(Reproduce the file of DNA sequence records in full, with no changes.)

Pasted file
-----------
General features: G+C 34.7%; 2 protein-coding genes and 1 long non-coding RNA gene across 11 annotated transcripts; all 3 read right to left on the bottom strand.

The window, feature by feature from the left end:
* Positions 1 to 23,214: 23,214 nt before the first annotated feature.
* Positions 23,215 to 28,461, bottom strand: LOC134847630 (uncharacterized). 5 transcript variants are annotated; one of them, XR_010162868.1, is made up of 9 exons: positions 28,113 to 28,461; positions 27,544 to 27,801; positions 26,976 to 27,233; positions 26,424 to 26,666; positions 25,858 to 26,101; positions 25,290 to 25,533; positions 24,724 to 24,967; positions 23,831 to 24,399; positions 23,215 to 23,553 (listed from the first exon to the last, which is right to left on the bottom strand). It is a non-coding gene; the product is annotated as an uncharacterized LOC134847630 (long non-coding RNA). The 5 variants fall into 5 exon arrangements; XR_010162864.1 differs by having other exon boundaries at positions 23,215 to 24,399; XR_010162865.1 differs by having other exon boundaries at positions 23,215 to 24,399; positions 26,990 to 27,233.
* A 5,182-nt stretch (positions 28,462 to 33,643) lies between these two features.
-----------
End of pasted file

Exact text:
General features: G+C 34.7%; 2 protein-coding genes and 1 long non-coding RNA gene across 11 annotated transcripts; all 3 read right to left on the bottom strand.

The window, feature by feature from the left end:
* Positions 1 to 23,214: 23,214 nt before the first annotated feature.
* Positions 23,215 to 28,461, bottom strand: LOC134847630 (uncharacterized). 5 transcript variants are annotated; one of them, XR_010162868.1, is made up of 9 exons: positions 28,113 to 28,461; positions 27,544 to 27,801; positions 26,976 to 27,233; positions 26,424 to 26,666; positions 25,858 to 26,101; positions 25,290 to 25,533; positions 24,724 to 24,967; positions 23,831 to 24,399; positions 23,215 to 23,553 (listed from the first exon to the last, which is right to left on the bottom strand). It is a non-coding gene; the product is annotated as an uncharacterized LOC134847630 (long non-coding RNA). The 5 variants fall into 5 exon arrangements; XR_010162864.1 differs by having other exon boundaries at positions 23,215 to 24,399; XR_010162865.1 differs by having other exon boundaries at positions 23,215 to 24,399; positions 26,990 to 27,233.
* A 5,182-nt stretch (positions 28,462 to 33,643) lies between these two features.